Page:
Diversity is richness: Giovanni Cuocci and La Lanterna di Diogene

One of the 10 finalists in the Basque Culinary World Prize 2019, he’s the chef of a farm-osteria whose work is based on territory and disability

Giovanni Cuocci, to the right, at work in the kitc

Giovanni Cuocci, to the right, at work in the kitchen of Lanterna di Diogene (photo by Giuseppe Valsecchi)

Until last June, the work of Giovanni Cuocci, and that of all the team at Lanterna di Diogene in Solara di Bomporto (Modena), perhaps had not received the attention and visibility it deserved. Things have changed when two months ago, more or less, Cuocci was included among the ten finalists in the 4th edition of the Basque Culinary World Prize, the award dedicated to chefs who work to transform society through gastronomy, which is organised and promoted by the Basque Culinary Center, a leading academic institution in the global gastronomic scene, and by the Basque Government, as part of the Euskadi-Basque Country Strategy.

As we said in this articleGiovanni Cuocci did not win: the award went to American of Chinese heritage Antony Myint and his projects on sustainability. 

The experience at Lanterna di Diogene, however, is good and remarkable: it’s a farm-osteria which since 2003 has been working to promote a genuine and responsible approach to agriculture and breeding, rewarding the work of people with an intelligence disability. This is why we called Giovanni Cuocci and asked him to tell us about it. 

«Our story - Cuocci tells us – started with a group of friends sitting around a table in an osteria, discussing how to address a common desire: a career that would give us enthusiasm and satisfaction, with people with whom we could collaborate in harmony. This was in 2003: I had been thinking for a while about the idea of safeguarding the area surrounding me, which had been deprived by the food industry. I thought the best way to present this idea was by sharing food in a convivial setting, hence the osteria».

You opened the osteria in 2006: was this immediately part of your plan?
Yes, but it took us three years to renovate the house where we are located. So we started from agriculture, from the farm, and gradually strengthened the project.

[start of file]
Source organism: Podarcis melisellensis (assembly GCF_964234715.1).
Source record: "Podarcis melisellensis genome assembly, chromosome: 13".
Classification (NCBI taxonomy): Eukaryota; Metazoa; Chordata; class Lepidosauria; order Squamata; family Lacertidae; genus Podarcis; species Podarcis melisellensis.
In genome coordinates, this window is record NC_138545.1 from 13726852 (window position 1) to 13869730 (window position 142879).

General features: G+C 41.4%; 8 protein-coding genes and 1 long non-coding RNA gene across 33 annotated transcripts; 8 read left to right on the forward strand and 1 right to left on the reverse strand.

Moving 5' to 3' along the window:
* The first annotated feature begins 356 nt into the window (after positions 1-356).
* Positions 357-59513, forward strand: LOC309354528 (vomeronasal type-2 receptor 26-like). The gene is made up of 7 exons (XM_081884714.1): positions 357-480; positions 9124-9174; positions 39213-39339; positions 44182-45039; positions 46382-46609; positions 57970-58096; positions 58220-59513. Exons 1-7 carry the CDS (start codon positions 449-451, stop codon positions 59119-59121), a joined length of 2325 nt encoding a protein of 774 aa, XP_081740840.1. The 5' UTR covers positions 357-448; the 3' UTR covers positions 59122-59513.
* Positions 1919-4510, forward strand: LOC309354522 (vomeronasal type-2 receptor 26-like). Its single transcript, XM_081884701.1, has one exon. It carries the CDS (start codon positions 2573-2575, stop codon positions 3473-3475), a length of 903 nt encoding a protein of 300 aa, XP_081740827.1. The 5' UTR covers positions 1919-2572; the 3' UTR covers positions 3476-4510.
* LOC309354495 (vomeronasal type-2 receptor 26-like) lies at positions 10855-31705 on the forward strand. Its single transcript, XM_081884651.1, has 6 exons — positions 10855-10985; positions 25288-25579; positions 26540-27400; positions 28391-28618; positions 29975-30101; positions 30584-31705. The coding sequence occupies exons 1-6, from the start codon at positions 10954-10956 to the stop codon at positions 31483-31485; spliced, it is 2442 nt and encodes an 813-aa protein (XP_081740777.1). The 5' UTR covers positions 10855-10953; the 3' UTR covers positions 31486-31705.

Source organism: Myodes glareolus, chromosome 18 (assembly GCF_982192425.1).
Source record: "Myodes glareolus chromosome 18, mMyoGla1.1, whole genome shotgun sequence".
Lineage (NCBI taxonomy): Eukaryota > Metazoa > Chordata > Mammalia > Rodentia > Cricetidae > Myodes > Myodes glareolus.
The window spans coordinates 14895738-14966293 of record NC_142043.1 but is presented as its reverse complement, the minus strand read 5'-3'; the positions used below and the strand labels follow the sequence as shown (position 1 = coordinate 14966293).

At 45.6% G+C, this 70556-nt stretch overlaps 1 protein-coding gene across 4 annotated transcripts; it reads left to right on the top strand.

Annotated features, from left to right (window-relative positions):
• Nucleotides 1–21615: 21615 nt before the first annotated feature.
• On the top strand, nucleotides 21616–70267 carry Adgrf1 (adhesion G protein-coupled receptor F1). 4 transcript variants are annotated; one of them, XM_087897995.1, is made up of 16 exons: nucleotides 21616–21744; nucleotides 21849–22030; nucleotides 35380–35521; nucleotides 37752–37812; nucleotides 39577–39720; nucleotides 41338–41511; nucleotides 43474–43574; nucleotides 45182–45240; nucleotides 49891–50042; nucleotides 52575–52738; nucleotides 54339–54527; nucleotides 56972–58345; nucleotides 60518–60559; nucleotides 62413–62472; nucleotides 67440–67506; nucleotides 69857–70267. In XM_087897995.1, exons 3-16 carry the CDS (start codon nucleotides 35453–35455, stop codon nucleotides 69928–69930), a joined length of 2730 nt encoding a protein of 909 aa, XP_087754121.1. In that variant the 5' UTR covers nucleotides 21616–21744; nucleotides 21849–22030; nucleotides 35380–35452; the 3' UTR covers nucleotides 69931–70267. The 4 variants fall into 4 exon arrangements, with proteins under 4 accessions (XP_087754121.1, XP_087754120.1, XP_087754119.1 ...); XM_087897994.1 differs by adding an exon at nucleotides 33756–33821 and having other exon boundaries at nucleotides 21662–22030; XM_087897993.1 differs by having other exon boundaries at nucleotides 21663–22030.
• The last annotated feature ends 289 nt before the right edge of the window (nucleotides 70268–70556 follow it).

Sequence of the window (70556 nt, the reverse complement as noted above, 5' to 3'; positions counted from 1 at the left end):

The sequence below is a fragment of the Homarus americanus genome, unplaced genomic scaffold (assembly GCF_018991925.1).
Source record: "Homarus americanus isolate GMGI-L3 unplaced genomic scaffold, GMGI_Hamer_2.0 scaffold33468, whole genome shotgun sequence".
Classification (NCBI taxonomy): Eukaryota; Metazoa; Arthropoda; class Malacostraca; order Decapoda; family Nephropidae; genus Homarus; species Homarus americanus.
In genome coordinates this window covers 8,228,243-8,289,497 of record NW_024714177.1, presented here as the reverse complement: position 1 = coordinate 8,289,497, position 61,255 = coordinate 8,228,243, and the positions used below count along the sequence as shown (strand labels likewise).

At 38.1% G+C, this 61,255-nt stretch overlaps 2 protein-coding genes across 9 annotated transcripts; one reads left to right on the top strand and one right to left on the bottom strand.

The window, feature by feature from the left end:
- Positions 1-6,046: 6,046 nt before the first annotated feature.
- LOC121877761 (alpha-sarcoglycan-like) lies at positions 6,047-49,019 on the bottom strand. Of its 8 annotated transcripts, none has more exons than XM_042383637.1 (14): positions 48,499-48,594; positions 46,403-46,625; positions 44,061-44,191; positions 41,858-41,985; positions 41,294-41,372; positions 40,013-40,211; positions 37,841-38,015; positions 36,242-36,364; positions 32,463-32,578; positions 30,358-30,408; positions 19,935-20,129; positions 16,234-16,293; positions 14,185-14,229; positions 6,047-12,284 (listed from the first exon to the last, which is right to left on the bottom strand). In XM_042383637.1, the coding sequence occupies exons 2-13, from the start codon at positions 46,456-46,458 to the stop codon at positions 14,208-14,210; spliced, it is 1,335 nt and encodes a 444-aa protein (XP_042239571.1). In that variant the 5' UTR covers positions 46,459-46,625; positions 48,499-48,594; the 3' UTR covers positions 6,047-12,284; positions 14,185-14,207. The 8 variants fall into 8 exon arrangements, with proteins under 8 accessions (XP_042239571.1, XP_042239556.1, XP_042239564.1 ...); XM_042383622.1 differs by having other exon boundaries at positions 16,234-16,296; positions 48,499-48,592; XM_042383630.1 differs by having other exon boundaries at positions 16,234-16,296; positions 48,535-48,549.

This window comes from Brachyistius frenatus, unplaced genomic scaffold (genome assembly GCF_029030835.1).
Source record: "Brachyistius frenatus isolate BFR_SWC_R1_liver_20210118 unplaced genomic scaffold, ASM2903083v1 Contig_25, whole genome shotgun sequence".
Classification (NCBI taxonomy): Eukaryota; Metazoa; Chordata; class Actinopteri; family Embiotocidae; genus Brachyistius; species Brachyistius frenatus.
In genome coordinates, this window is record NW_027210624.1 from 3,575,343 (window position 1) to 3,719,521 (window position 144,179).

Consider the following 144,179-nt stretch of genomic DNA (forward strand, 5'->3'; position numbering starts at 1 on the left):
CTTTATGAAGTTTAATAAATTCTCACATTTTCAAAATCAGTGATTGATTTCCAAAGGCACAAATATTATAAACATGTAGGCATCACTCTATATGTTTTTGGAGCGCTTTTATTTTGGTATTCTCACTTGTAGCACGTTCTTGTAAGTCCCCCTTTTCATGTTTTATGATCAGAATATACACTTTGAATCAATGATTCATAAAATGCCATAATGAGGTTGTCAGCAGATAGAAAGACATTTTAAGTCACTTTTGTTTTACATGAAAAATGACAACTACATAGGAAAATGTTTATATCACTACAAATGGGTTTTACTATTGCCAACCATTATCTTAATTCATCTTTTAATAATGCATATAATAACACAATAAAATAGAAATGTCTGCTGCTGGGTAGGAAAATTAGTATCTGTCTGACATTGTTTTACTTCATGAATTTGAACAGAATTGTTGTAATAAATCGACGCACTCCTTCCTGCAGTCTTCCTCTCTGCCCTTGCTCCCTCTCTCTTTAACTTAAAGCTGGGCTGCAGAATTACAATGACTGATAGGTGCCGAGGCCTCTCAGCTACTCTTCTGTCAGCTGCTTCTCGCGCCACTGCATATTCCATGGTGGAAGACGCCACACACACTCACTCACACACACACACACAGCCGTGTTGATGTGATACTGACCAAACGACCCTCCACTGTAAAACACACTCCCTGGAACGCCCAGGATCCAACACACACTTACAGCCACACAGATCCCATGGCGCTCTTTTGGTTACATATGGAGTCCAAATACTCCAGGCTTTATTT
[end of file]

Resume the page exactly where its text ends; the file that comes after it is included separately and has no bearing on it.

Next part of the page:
The dining room at the Osteria

The dining room at the Osteria

And the work with disabilities?
Another crucial element. When we were speaking of “territory”, we also referred to what is now known as social inclusion: for us it meant taking care of what surrounded us. We believe that agriculture, the way we see it, is a perfect example of inclusion. Our agriculture is synergic: there are no lines in the vegetable garden, but the plants grow and thrive one next to the other. The resulting synergy allows the plants to leave enough nutrients to the ones beside them, while the ones next to them will keep some parasites away and so on. We’ve noticed that diversity is a source of enrichment, not a threat. And the same happens in people’s lives. 

How does it work, in practice?
In a simple, natural way. Different people, with different characteristics, and so even different illnesses and intelligences, can help one another, exchange a different vision of the world. By collaborating, by helping each other, you become richer. For us it was essential to start from the idea of safeguarding the dignity of people with various illnesses, who usually don’t have the possibility to work. We give each one the chance to give the small contribution they’re capable of giving. So I’m not helping people in need: we’re all helping each other. If I want to roll out the dough to make tortelloni, then I have to stop to cut it, fill it, close the tortelloni. Instead, if I have two or three people helping me, we will do a better job and faster. By sharing a goal, we will be rewarded when we will taste our tortelloni, and even more so when our clients will tell us they’re very good. Perhaps you only know how to make tortelloni, but you can make some good ones. This is the dignity of work, and it’s priceless.